Economics Seminar: Does a Ban on Informal Health Providers Save Lives?

Trang Le '17

Assistant Features Editor

On April 10, the Smith College economics department welcomed Professor Susan Godlonton to present a seminar titled “Does a Ban on Informal Health Providers Save Lives? Evidence from Malawi.”

Godlonton is an assistant professor of economics at Williams College whose research interests focus on health and labor issues in developing countries, especially in Sub-Saharan Africa.

The main concern of the talk was the high mortality rate in developing countries as a result of premature births, asphyxia and infection. Globally, there are eight million children who die before the age of five, three million of which die within a month of birth. Timely intervention by skilled attendants is critical to prevent infant deaths; however, in countries where these cases are still common, skilled medical professionals facilitate only 54 percent of the deliveries. According to a story by Lauren Goodwin featured on the official Peace Corps website, “Traditional birth attendants [TBAs] fill the gap in rural, resource-deprived areas, where maternal health facilities are not accessible.”

Godlonton provided a background on TBAs and the 2007 ban against them. TBAs in developing countries are unregulated, unlicensed and possess varying skill levels. Those against the ban point out the limited access to care in resource-constrained settings, including transportation to formal healthcare providers and shortage of qualified clinics. Those in favor of the ban note the poor quality healthcare provided by TBAs and the high rate of preventable deaths, which are caused by a lack of proper facilities and staff with sufficient skills. Some traditional leaders in Malawi believe that the TBAs are related to higher rates of infant mortality, which resulted in the ban imposed on these informal birth attendants enacted in 2007. By restricting access to TBAs, the ban increased the use of the formal sector and marginally increased deliveries by relatives. However, it had a negligible effect on mortality rate. This finding is consistent with the existing literature on the state of healthcare in Malawi, which shows that returns to the formal healthcare sector is relatively low.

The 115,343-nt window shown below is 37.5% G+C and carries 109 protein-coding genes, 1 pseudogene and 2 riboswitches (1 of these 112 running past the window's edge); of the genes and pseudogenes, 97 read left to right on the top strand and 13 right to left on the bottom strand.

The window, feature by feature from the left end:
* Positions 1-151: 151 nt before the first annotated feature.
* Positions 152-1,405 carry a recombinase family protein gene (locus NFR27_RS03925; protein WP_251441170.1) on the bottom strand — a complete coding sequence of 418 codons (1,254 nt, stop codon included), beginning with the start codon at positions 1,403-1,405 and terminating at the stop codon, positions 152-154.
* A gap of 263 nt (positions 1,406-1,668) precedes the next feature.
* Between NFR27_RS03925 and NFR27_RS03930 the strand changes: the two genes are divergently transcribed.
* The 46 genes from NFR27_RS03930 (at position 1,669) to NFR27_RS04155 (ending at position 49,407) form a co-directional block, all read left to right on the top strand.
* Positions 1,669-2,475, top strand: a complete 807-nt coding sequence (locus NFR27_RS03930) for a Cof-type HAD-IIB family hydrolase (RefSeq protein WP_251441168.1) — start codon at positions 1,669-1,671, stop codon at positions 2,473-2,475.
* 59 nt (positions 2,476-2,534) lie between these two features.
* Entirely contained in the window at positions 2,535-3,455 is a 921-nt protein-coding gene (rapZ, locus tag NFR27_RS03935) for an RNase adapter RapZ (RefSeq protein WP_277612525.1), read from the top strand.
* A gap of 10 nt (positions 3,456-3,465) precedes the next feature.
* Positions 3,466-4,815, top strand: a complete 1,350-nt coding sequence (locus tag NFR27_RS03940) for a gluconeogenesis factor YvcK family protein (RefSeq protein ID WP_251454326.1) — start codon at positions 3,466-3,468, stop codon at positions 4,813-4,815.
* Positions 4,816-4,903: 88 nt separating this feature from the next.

In Sept. 2010, the ban was lifted by President Bingu Wa Mutharika because it failed to curb Malawi’s exceptionally high maternal mortality rate attributed to the reliance on this method of birth delivery. In her study, Godlonton shows how statistical evidence demonstrates that little improvement was brought about by the ban on TBAs, and there are still issues to address with regard to formal healthcare providers. The study was a nationally representative survey with observations divided into 849 clusters in which people ages 15 to 49 were interviewed. It is a five-year retrospective on fertility history, with the data on mortality collected for all births.

The mapped data illustrates the high rate of TBA deliveries in Malawi prior to the ban and how there was a reduction in the likelihood of using TBA when the ban was enacted. To supplement her study, Godlonton provided the plotted correlation between skills of birth attendants and mortality at birth. It can be inferred that the more skilled the healthcare providers, the more infant mortality is decreased. However, richer countries are a confounding variable because they have more facilities and transportation provided to women in childbirth, which are not readily available in developing countries.

Treating prenatal care as the outcome variable, the study did not show much effect on the coefficient of interest, which is associated with the infant mortality rate that was believed to improve along with the 42 percent reduction in TBAs. The TBA ban therefore was deemed empirically ambiguous as the population of interest would either go the formal healthcare sector or resort to even more inferior methods.

Godlonton posed the question, “Why is there no impact on mortality?” One of the explanations could be related to the remoteness of households in areas with high exposure to TBA.  These villages are further from formal healthcare, thus subject to increased transportation costs and higher risk of mortality. The formal sector therefore may not provide better healthcare compared to informal ones. Godlonton concluded that the increasing demand for formal healthcare is not enough on its own to address this ongoing problem in Malawi and other African countries in general, and that there is a pressing need for  significant change in healthcare quality and efficiency.